July 5, 2009
The audience who had congregated at the prestigious T M A Pai Convention centre in the city recently for the inaugural ceremony of Justice K S Hegde Birth Centenary celebrations had more than one reason to cheer. In addition to having a glimpse of one of the top politicians of the country they were dismayed by the perfect rendition of a Kannada song as part of the cultural programme by a group of girls from the north-eastern state of Meghalaya. Uniformly dressed in colourful ghagras these girls held the audience spellbound by singing a Kannada song much to the delight of the assembled crowd who reciprocated their sentiments with a thunderous applause.
If the audience were made to think that these groups of girls were brought from Meghalaya, they cannot be mistaken. But the fact is that these girls have made Mangalore their home for the last four years and have adapted easily to the local culture, tradition and language.
Their journey from north-east to this coastal area has been made meaningful by Justice K S Hegde Charitable Foundation, by setting up Vivekanand Jnana Vahini Kendra in Nitte, specifically to take care of these children. The institution adopted about 26 children in 2004 and is taking care of their grooming in various schools and professional institutions run by the foundation. K S Hegde Charitable Foundation responded positively when it came to know through some social organizations that the poor and displaced children of Meghalaya were in need of a suitable home and therefore set up Vivekananda Jnana Vahini Kendra. Since managing different genders is slightly difficult the foundation decided to adopt only girl children and has stuck to the same policy.
Now there are 25 children from Meghalaya and 5 locals from Nitte being groomed by this institution under the careful eyes of two Mathajis who have shouldered the responsibility of their caretaking at the Kendra. They all study in English medium schools and are trained in music, Bhajans, yoga and other activities. There is one cook to take of their food requirements with the girls rendering a helping hand sharing the burden of work.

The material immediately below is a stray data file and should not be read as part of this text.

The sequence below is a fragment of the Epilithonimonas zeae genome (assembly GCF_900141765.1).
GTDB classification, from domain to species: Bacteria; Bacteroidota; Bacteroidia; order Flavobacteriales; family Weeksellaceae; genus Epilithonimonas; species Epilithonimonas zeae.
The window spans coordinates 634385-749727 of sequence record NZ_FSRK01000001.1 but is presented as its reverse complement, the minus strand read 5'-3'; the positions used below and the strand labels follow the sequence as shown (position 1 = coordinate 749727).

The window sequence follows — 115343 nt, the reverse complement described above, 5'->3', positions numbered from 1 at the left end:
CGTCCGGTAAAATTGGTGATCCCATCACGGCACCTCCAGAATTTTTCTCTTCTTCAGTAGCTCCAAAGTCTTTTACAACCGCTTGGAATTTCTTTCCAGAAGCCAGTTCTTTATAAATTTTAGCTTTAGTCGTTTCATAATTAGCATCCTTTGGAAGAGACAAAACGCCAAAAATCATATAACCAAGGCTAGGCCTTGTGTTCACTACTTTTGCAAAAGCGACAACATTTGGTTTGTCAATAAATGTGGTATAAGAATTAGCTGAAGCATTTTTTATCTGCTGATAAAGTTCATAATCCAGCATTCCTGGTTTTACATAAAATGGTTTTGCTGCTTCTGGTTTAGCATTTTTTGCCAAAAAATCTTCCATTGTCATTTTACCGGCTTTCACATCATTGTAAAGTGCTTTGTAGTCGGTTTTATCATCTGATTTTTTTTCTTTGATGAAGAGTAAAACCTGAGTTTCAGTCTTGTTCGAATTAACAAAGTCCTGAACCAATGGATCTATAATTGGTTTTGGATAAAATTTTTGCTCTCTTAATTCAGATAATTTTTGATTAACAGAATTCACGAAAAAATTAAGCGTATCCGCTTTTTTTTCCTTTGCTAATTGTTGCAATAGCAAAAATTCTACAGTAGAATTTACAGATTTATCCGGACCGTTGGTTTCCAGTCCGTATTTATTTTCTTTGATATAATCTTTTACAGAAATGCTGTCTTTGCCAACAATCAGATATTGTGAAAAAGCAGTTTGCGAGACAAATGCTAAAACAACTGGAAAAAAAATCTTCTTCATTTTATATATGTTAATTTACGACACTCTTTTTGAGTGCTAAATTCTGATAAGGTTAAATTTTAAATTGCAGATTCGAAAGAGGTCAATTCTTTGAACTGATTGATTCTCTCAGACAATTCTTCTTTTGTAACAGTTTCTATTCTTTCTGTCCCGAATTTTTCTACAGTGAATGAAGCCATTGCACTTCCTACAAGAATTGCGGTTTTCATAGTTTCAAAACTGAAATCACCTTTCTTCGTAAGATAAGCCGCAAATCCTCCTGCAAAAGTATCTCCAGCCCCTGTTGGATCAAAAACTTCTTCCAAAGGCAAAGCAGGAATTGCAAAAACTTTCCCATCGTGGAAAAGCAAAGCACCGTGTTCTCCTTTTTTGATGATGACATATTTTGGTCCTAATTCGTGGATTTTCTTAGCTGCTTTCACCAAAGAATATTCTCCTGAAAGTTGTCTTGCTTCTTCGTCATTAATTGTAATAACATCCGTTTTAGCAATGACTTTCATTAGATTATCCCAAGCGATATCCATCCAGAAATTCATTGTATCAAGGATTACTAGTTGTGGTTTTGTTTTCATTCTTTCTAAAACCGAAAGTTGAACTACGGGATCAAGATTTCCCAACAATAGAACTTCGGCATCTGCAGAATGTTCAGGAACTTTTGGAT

Aravind Hegde, former principal of Nitte Pre-university College & Special Officer of Nitte Education Trust Campus says “Girls in age groups of 8 to 18 constituted the first groups of students who came from Meghalaya in 2004. Now one of the girls has completed her BBM from the institutions run by our foundation and is now gainfully employed in Meghalaya. One more group is soon going to finish their professional education next year”.
It was a challenging task for the matrons managing the Kendra as these children spoke only Khasi and little bit of English and were vary of local food. It took them sometime to get acclimatized to the local weather and get accustomed to the local cuisine. Over a period of time these problems slowly disappeared and since then it has been a smooth sailing affair for these girls.
In fact the local twins Sarita and Savitha, the first inmates of this institution, are the cynosure of all eyes in this institution and are a role model to other inmates. Having lost their parents in a personal tragedy, Vinaya Hegde came forward to take care of these twin girls as their parents were his employees. They are now doing their engineering (3rd year) Computer Science in Nitte Engineering College and are extremely good in their studies. Sarita feels “we have been given a new lease of life by this institution and I would like to repay by debt to it by donating half of my salary once I take up the job as a lecturer”.
The days of this sprightly lot begin at 5.30 am with a bath in cold water, prayer and study. By 7.30 am their breakfast is ready and then it is time to go to school. In the evenings they learn music, bhajans, yoga and play some games. Older girls help the younger ones in washing their clothes and other chores. During holidays these girls participate in community services in the vicinity of Nitte.
12-year-old Hiarmonki Najiar, a student of Dr Nitte Shankara Adyanthya Memorial English Medium School came here as an 8-year-old in 2004. “Initially it was little difficult for us to get adjusted. But now we love staying here as a group”, she pointed out. Initially the girls used to feel homesick. “It was a matter of time till they got used to a different environment in a far away place as these girls had apprehensions about life here. They speak their own language when they are in their group but are capable of conversing in Kannada now” pointes out Arvind Hegde.
The girls hardly go to their native place but their parents or relatives visit them here often. “Even now a telephone call from their parents is eagerly looked forward to by the girls and they just jump with joy whenever they get a call from their parents or relatives”, Mathaji Mamtha points out.
Despite the yearning to be amidst their own kith and kin, the girls want to continue their education here and are grateful for the facilities they are offered. As a token of love they bring their traditional artifacts like mats, dolls etc., and gift them to their friends.
It is indeed heartening to see these girls blossoming under the careful patronage of Vivekananda Jnana Vahini Kendra. It serves as a perfect illustration of India’s unity in diversity.
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